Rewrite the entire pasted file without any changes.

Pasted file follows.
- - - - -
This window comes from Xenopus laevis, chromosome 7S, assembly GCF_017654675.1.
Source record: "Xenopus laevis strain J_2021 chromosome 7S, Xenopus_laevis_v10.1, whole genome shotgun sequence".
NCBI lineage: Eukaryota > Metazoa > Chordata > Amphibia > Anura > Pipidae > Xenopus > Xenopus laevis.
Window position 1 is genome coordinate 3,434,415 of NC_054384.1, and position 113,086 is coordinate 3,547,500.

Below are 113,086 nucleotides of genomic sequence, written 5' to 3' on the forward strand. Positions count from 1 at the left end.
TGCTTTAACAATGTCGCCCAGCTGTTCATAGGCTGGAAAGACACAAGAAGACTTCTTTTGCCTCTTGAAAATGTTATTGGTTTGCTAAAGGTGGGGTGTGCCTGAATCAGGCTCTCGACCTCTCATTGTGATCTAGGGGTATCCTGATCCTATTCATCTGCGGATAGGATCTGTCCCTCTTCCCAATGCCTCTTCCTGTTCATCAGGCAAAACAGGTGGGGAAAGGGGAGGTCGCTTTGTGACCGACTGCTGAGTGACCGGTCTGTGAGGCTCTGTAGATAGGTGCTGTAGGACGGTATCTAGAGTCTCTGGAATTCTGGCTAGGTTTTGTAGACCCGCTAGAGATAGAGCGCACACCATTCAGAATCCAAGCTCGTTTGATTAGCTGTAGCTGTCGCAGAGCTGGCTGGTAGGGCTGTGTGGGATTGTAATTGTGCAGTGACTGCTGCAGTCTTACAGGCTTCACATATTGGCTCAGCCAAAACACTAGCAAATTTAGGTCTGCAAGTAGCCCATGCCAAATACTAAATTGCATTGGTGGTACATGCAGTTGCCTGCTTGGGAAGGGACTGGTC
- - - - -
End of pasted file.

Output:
This window comes from Xenopus laevis, chromosome 7S, assembly GCF_017654675.1.
Source record: "Xenopus laevis strain J_2021 chromosome 7S, Xenopus_laevis_v10.1, whole genome shotgun sequence".
NCBI lineage: Eukaryota > Metazoa > Chordata > Amphibia > Anura > Pipidae > Xenopus > Xenopus laevis.
Window position 1 is genome coordinate 3,434,415 of NC_054384.1, and position 113,086 is coordinate 3,547,500.

Below are 113,086 nucleotides of genomic sequence, written 5' to 3' on the forward strand. Positions count from 1 at the left end.
TGCTTTAACAATGTCGCCCAGCTGTTCATAGGCTGGAAAGACACAAGAAGACTTCTTTTGCCTCTTGAAAATGTTATTGGTTTGCTAAAGGTGGGGTGTGCCTGAATCAGGCTCTCGACCTCTCATTGTGATCTAGGGGTATCCTGATCCTATTCATCTGCGGATAGGATCTGTCCCTCTTCCCAATGCCTCTTCCTGTTCATCAGGCAAAACAGGTGGGGAAAGGGGAGGTCGCTTTGTGACCGACTGCTGAGTGACCGGTCTGTGAGGCTCTGTAGATAGGTGCTGTAGGACGGTATCTAGAGTCTCTGGAATTCTGGCTAGGTTTTGTAGACCCGCTAGAGATAGAGCGCACACCATTCAGAATCCAAGCTCGTTTGATTAGCTGTAGCTGTCGCAGAGCTGGCTGGTAGGGCTGTGTGGGATTGTAATTGTGCAGTGACTGCTGCAGTCTTACAGGCTTCACATATTGGCTCAGCCAAAACACTAGCAAATTTAGGTCTGCAAGTAGCCCATGCCAAATACTAAATTGCATTGGTGGTACATGCAGTTGCCTGCTTGGGAAGGGACTGGTC